Students loans are always useful to students because students are expected to start repaying their loans as soon as possible and to pay down the loans as quickly as possible, which means they do not become burdened with more debt than necessary. For example, if the student’s parents have only one job, the student will be expected to earn enough money for both of them to be able to be at home while the student works to pay off the loan. Because the student is so indebted, there will be pressure to work and save as much as possible so the loan balance can be paid off quickly.

Because loans are so useful to students, lenders like the ones at like to provide them as low as possible. Because they are such an important factor, student loans are the main reason that students are forced to take out private loans and to put off moving out of their parents’ homes, especially for poorer students. The primary purpose of loans is not to make the students feel good about themselves or make the schools feel good about them, but rather to make students pay as much of the money back as they can. When students are allowed to borrow as much as they want, it is often the only way to allow them to graduate and get out of debt. Unfortunately, the money that students need for living expenses has increased at a faster rate than their loans, and because schools have been unwilling to raise tuition to cover the cost of borrowing, some students will be forced to borrow more money than they want to. And that will make it harder for students to pay off their loansand harder to be able to pay off their loans when they graduate.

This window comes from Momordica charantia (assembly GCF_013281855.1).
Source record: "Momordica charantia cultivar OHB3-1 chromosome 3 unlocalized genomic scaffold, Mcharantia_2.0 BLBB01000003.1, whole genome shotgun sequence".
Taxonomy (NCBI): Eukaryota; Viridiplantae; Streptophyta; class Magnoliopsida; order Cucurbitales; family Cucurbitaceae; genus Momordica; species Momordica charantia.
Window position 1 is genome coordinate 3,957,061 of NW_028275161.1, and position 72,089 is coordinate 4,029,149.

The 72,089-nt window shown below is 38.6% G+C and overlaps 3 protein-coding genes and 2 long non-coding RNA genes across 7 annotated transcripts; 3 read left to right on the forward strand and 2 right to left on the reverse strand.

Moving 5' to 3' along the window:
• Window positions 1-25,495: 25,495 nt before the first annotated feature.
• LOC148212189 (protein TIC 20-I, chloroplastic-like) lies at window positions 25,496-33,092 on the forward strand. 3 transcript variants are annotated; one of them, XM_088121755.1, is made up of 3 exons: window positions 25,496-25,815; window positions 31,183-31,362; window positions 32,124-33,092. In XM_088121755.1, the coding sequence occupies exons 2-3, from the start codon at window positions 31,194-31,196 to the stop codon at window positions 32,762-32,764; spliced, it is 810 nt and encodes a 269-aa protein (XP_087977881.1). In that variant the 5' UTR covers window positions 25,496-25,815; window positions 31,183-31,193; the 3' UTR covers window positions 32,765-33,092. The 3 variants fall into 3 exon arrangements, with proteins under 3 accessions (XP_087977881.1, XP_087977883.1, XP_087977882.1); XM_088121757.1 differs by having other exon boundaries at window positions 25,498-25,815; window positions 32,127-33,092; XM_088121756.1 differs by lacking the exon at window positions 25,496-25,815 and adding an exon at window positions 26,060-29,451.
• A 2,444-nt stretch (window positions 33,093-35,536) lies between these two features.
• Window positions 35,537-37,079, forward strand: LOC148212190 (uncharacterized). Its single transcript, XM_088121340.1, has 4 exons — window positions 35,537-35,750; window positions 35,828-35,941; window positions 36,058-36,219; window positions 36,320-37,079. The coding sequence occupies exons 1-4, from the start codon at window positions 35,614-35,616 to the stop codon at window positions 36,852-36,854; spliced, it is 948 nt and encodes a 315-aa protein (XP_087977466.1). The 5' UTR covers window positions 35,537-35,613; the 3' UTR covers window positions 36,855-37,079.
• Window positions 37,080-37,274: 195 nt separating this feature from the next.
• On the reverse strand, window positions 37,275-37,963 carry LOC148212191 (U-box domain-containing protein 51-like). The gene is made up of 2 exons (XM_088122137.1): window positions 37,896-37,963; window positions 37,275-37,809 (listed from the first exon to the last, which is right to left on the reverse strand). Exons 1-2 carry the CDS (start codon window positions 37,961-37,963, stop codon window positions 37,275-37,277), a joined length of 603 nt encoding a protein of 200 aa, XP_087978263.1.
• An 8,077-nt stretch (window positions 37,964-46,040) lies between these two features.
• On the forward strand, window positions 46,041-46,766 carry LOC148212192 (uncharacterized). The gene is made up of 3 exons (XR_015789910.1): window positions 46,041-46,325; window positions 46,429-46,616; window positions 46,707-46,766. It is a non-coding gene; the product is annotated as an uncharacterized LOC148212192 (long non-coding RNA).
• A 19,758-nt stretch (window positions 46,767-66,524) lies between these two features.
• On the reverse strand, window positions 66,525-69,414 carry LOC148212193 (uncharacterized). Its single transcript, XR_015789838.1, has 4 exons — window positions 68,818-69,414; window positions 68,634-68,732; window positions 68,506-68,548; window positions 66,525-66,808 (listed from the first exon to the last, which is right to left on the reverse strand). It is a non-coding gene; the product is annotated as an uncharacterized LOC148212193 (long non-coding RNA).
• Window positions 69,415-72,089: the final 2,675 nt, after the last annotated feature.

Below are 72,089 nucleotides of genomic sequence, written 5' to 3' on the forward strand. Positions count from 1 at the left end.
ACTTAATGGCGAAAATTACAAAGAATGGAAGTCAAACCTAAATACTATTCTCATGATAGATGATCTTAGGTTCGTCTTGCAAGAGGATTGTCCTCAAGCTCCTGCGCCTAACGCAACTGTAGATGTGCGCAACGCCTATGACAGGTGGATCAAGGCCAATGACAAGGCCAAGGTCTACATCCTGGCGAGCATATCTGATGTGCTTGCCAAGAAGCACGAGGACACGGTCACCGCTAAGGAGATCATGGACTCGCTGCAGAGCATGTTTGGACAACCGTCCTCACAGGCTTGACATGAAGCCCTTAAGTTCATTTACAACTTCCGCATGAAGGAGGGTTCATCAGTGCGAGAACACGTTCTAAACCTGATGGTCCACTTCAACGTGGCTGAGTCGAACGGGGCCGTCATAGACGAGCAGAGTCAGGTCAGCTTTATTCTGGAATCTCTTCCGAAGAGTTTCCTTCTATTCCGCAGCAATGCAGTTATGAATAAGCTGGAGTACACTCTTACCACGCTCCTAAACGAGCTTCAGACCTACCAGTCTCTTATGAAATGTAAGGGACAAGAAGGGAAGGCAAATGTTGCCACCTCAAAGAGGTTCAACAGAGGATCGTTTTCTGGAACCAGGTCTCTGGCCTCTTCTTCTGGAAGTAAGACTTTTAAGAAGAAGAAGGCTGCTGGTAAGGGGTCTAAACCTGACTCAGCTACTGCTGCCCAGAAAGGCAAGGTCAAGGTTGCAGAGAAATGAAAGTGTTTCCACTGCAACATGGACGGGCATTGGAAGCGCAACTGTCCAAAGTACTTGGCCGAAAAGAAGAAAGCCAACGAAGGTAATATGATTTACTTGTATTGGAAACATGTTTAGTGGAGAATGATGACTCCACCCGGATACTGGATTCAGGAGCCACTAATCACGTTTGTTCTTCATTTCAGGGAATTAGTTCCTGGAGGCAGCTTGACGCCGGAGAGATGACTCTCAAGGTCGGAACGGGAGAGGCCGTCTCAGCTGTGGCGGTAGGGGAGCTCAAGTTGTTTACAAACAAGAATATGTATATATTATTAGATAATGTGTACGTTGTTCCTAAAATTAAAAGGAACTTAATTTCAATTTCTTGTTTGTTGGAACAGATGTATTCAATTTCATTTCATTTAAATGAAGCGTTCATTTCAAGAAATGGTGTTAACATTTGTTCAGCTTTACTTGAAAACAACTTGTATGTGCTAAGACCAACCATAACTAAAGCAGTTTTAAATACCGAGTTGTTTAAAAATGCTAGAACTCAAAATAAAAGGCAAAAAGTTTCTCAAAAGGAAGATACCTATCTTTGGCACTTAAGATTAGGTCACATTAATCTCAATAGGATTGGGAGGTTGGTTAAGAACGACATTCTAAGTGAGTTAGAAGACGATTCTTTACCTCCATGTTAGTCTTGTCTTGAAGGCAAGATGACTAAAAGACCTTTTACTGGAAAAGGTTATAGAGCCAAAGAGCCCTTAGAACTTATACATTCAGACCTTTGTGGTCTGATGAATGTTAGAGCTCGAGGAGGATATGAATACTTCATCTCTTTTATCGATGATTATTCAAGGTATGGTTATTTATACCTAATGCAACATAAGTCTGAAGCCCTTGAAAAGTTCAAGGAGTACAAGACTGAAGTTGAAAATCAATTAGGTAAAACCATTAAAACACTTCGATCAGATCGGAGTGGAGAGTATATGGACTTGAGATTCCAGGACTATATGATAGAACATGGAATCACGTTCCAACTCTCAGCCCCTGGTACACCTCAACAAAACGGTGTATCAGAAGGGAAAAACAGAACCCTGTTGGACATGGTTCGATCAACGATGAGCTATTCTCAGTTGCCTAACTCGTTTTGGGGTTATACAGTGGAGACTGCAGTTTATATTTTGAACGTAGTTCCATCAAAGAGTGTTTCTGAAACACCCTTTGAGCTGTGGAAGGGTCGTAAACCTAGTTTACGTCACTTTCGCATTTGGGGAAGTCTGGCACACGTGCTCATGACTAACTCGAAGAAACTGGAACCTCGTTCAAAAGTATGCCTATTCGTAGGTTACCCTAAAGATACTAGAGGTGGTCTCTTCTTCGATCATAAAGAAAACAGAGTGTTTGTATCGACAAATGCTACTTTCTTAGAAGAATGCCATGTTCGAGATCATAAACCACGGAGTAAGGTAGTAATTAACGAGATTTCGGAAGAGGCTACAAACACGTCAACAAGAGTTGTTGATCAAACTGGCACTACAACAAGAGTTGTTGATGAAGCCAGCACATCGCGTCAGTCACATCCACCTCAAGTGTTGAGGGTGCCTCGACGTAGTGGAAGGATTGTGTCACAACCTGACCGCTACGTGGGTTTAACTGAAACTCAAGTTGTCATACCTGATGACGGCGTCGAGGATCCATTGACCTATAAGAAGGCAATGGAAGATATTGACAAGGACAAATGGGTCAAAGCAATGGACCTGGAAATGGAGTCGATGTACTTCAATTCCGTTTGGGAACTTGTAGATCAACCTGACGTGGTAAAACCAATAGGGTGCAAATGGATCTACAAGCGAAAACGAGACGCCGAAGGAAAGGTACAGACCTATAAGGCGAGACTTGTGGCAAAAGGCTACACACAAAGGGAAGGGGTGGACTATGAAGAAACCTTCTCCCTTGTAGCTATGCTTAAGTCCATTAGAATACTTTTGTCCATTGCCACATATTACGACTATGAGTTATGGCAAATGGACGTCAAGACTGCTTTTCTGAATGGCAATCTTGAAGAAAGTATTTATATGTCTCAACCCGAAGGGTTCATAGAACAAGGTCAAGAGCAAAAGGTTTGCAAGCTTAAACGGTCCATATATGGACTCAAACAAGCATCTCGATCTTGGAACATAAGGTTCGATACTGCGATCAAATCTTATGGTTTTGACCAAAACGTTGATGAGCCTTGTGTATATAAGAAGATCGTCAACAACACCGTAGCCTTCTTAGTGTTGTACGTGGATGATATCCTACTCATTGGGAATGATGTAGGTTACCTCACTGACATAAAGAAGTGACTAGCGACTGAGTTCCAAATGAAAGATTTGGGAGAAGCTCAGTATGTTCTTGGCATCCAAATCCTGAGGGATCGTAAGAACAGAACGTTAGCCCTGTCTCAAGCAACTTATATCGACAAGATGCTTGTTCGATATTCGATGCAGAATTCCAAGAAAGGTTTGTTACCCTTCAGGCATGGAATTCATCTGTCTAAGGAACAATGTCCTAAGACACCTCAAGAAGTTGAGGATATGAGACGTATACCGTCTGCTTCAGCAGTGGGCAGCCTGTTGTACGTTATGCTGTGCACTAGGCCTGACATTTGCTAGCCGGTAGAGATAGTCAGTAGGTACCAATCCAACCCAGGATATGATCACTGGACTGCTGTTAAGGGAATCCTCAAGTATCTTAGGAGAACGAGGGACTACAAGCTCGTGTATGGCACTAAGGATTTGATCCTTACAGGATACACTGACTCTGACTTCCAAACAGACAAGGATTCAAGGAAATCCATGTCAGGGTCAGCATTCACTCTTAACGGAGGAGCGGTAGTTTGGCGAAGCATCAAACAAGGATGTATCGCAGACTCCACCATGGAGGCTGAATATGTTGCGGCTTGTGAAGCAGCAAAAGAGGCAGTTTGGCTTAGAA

While the Education Department has been making its case for new rules that would allow for students to borrow as much as they want, the Obama administration has been quietly backing off its plan to make the Obama administration’s argument in favor of the student debt caps. “We’re not arguing that the current level is perfect,” White House spokesperson Robert Gibbs told The New York Times. “We’re arguing for an expansion to be put in place. And that’s what we want to do with the budget bill.”

Of course, those who supported the loan-to-income limit amendment in the Senate bill — which would have increased the amount borrowers could borrow — are cheering the retreat. “The White House is going to use its leverage in the debt ceiling debate to try to end the caps,” Sen. Jeff Merkley (D-Ore.), one of the authors of the amendment, said in a statement.

If the president wants to act unilaterally, however, the problem is that he’s not alone. Last month, Sen. Ted Cruz (R-Tex.), who spearheaded the failed fight to defund ObamaCare, proposed an amendment that would have ended the “permanent” debt ceiling and would have imposed some other restrictions on the federal government. (Cruz did not back down on his idea of imposing spending cuts rather than raising the debt ceiling; he was defeated.) Another possible tactic might be to use the